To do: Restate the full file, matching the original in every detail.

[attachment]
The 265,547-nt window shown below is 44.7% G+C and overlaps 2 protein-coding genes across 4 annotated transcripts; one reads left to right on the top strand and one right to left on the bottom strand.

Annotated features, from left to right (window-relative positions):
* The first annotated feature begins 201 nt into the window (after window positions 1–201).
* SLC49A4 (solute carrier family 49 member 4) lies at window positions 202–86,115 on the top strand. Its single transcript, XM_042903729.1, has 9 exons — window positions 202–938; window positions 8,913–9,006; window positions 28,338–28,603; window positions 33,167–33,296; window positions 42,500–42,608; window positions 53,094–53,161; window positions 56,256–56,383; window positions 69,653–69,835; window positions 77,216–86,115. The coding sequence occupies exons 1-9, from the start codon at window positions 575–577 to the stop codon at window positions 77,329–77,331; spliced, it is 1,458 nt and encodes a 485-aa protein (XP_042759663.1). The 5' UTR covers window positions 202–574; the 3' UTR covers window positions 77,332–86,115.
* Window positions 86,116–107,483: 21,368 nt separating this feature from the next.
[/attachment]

The 265,547-nt window shown below is 44.7% G+C and overlaps 2 protein-coding genes across 4 annotated transcripts; one reads left to right on the top strand and one right to left on the bottom strand.

Annotated features, from left to right (window-relative positions):
* The first annotated feature begins 201 nt into the window (after window positions 1–201).
* SLC49A4 (solute carrier family 49 member 4) lies at window positions 202–86,115 on the top strand. Its single transcript, XM_042903729.1, has 9 exons — window positions 202–938; window positions 8,913–9,006; window positions 28,338–28,603; window positions 33,167–33,296; window positions 42,500–42,608; window positions 53,094–53,161; window positions 56,256–56,383; window positions 69,653–69,835; window positions 77,216–86,115. The coding sequence occupies exons 1-9, from the start codon at window positions 575–577 to the stop codon at window positions 77,329–77,331; spliced, it is 1,458 nt and encodes a 485-aa protein (XP_042759663.1). The 5' UTR covers window positions 202–574; the 3' UTR covers window positions 77,332–86,115.
* Window positions 86,116–107,483: 21,368 nt separating this feature from the next.